In 2008, man swims 100m freestyle 18secs faster than in 1908. From lake, river and ocean, the sport moved to pools of standard length. Along came heating, starting blocks, lane ropes that deaden waves and chlorine and goggles for clarity. In 1908, five nations dominated. Today, 30 nations race for medals.
Water polo took its lead from rugby football and was played in rivers and lakes. The original ball was made from a pig’s stomach and the early game often relied on brute strength. Today, strength still counts for much but the skills of players are mesmerising, the pace of the play breathtaking.
If the lakeside wooden tower and boards of yore barely compare to the modern diving arena, then skill levels down the years have grown to a degree of difficulty, and are today executed at such speed, that observers struggle to fathom the graceful and demanding feat unfolding before their eyes.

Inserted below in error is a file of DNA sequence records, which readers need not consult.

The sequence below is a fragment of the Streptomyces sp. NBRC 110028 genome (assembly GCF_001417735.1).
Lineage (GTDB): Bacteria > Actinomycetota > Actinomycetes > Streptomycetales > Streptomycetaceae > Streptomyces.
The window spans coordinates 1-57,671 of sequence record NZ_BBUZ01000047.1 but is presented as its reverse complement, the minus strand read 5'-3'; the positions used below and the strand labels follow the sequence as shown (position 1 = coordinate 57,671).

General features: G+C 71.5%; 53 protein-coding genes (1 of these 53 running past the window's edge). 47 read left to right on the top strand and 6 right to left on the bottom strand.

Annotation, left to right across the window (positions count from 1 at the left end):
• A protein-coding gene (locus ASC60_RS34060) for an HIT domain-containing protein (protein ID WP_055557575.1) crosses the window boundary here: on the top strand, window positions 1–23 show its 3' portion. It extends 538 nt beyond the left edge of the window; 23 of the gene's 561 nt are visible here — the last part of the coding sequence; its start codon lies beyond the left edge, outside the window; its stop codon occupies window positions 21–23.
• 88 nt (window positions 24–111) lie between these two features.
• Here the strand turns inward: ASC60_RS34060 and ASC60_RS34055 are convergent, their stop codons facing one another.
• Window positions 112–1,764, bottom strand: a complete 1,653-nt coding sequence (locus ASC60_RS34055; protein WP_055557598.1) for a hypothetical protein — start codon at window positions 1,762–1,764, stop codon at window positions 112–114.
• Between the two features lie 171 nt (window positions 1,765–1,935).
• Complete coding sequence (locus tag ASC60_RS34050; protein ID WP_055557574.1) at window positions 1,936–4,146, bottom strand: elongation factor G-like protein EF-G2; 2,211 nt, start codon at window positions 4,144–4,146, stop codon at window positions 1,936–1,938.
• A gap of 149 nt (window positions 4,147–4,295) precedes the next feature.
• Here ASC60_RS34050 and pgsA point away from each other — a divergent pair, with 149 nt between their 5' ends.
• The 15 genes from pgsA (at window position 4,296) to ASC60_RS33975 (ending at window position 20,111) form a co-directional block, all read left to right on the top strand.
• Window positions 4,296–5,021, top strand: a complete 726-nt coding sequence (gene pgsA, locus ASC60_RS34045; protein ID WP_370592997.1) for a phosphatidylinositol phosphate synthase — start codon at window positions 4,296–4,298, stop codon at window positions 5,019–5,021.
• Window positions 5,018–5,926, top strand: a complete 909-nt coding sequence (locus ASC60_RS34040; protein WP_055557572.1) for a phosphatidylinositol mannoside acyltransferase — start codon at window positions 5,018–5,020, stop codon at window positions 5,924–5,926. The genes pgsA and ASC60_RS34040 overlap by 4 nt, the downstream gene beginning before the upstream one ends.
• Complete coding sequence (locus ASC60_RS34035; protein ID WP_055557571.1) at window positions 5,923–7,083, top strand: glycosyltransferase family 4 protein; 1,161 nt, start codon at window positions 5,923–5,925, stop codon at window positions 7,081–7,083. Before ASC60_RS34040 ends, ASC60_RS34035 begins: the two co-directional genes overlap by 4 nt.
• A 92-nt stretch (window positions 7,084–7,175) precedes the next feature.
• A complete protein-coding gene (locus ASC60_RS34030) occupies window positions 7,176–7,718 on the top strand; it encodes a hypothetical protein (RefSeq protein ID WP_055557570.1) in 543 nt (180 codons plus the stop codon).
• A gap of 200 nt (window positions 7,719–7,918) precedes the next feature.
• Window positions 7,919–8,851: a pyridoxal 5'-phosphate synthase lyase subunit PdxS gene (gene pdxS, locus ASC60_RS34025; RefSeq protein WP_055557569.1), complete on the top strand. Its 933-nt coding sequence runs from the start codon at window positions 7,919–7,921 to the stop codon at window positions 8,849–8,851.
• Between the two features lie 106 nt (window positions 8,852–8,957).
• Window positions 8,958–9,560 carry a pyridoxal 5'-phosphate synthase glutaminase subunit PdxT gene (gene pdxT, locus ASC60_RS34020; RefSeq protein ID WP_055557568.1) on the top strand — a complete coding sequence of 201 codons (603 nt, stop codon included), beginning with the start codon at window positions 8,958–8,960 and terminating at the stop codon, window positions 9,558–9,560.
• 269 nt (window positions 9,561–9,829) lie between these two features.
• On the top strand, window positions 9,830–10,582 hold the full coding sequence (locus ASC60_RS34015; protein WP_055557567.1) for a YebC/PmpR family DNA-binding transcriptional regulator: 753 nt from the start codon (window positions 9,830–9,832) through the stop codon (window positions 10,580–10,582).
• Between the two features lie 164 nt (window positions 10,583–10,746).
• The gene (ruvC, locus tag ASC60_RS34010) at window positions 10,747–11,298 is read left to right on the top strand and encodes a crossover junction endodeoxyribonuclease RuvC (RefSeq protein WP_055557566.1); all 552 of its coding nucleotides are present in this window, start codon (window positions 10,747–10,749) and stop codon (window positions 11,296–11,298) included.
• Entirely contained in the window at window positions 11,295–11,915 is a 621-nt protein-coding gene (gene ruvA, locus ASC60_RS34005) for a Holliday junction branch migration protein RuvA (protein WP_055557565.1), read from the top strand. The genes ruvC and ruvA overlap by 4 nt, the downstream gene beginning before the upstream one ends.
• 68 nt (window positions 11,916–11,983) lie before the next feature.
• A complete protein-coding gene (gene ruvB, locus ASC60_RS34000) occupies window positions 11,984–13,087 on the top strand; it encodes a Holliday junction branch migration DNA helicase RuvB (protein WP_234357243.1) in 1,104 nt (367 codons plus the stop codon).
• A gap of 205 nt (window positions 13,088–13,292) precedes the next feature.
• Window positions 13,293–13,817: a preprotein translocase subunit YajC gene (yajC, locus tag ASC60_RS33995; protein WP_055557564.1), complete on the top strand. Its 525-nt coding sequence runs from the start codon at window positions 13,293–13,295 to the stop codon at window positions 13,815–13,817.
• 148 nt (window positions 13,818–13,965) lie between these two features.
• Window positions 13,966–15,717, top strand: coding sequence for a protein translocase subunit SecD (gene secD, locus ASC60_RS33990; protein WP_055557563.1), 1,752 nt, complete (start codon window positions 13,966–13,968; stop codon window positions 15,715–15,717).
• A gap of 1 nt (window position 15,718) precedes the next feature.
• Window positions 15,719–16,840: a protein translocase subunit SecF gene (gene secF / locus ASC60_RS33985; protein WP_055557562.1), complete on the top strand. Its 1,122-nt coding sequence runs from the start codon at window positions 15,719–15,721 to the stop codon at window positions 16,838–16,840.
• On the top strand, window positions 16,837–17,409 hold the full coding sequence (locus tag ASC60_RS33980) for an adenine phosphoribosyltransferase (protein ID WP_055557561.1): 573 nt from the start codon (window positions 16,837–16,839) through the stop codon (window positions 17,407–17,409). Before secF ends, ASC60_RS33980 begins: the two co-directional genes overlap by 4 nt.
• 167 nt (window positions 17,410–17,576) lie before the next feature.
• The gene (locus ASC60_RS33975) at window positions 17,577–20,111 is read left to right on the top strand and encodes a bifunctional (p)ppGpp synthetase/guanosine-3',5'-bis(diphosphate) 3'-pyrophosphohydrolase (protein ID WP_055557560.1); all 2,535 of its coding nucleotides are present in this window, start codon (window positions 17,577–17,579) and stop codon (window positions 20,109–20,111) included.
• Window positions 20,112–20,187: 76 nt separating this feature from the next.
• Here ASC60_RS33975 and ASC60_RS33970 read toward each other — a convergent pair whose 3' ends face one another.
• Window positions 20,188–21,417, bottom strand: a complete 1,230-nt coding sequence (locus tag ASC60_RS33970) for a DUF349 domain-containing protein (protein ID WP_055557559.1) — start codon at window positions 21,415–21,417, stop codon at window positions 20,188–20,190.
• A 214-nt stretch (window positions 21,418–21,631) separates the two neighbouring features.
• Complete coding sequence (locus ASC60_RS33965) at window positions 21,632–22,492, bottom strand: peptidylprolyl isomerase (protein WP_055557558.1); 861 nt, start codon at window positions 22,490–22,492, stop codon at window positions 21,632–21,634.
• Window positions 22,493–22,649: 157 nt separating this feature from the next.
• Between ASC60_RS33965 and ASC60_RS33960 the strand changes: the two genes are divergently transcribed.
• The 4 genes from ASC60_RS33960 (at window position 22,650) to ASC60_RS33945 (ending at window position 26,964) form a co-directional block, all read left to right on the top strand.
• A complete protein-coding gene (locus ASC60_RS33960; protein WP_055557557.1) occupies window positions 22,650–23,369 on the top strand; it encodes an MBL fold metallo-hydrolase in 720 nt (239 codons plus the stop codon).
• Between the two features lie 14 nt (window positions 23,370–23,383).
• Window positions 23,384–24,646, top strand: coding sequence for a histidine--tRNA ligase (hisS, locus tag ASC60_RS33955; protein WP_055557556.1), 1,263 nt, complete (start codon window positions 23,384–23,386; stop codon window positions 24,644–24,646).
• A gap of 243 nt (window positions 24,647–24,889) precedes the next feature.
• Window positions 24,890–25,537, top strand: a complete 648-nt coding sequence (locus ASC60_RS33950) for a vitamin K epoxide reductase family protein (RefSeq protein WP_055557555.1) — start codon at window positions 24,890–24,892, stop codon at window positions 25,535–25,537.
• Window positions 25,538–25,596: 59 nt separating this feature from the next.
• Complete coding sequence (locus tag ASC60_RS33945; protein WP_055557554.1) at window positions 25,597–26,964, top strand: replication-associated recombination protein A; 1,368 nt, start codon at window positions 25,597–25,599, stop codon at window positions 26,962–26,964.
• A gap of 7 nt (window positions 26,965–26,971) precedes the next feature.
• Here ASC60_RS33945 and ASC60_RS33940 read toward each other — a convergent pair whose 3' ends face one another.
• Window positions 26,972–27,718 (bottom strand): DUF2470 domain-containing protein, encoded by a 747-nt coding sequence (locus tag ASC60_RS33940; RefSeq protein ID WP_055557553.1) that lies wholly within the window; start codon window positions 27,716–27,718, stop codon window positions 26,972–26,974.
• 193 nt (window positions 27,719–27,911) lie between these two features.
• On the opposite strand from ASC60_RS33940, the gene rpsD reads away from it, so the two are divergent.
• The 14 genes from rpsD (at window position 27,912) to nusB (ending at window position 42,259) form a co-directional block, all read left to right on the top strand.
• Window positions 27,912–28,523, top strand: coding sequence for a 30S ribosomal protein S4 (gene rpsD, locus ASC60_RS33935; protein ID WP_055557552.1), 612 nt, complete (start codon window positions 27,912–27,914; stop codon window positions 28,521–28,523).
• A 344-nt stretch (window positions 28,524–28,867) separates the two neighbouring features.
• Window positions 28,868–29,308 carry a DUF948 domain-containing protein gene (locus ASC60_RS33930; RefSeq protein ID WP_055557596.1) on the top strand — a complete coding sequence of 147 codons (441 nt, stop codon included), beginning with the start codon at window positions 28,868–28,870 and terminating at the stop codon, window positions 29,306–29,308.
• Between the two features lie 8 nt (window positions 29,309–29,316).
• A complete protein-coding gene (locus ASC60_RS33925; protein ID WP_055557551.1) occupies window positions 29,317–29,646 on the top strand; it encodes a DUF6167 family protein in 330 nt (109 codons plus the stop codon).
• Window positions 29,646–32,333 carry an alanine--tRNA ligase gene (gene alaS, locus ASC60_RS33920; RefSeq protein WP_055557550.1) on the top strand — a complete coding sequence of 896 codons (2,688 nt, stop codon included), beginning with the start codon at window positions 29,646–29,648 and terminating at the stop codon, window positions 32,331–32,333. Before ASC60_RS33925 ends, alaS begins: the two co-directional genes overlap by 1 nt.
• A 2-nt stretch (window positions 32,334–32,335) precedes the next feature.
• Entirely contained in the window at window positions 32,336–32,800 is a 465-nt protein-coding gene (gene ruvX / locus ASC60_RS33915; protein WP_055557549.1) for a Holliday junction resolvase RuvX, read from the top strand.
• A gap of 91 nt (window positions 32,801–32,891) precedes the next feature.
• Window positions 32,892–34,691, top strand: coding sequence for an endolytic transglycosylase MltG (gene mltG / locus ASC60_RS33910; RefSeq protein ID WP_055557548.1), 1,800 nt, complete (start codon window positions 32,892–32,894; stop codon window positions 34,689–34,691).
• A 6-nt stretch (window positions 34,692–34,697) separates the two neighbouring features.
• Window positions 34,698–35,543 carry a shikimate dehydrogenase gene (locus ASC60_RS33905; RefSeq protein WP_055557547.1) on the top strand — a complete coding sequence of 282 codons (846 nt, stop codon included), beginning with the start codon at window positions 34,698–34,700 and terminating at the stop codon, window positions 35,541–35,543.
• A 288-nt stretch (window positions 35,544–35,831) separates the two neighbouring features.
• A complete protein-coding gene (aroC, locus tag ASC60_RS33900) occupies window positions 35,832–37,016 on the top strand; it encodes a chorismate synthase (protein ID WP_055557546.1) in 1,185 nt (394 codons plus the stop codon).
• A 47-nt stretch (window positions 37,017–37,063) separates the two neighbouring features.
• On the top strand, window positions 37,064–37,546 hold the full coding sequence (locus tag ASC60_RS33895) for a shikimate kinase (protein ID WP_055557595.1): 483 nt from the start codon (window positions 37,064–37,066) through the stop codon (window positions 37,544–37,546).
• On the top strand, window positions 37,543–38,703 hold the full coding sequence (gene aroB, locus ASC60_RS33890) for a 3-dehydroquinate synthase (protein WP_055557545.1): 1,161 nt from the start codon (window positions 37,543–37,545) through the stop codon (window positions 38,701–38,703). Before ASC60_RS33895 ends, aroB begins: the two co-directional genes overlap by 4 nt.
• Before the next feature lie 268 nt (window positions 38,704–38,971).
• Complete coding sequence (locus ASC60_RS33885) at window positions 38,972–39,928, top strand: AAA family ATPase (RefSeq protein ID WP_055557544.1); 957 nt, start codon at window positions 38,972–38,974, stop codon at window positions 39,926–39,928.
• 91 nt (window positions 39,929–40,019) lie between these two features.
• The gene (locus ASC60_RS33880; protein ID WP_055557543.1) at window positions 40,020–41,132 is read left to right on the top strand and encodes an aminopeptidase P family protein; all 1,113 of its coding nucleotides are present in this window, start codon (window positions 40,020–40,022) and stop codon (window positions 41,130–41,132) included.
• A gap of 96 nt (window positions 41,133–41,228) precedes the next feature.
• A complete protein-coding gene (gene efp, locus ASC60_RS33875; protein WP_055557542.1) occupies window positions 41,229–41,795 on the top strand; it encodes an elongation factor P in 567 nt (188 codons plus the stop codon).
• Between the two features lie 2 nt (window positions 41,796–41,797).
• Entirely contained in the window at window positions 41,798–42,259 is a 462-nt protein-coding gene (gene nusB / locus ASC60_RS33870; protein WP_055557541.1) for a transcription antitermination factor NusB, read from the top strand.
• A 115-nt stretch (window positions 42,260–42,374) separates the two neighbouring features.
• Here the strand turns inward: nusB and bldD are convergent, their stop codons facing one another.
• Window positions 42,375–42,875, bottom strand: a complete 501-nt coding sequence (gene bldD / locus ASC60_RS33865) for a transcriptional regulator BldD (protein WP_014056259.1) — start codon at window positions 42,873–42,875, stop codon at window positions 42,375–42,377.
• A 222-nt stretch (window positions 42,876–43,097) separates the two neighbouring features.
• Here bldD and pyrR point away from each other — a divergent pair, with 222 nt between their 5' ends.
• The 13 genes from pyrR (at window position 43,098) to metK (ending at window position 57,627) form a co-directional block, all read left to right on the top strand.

Australian Annette Kellerman was described as the first under-water ballerina when she performed in a glass tank at the New York Hippodrome in 1907. Through FINA evolution, ornamental swimming developed into an Olympic sport whose athletes must be not only skilful but supremely fit.
Modern marathon and open water events take us back to the source of life and the origins of swimming. The first three Olympic Games all held swimming in open-water environments. Pool and open water swimmers have join battle for the first Olympic marathon swim, over 10km, in Beijing in 2008.
Swimming and aquatic sports are for life. There was a time when swimmers, polo players and divers would be done well before they reached 30. In the 21st Century, elite swimmers are racing into their 40s thanks to the Masters Movement that makes health and fitness a lifelong habit.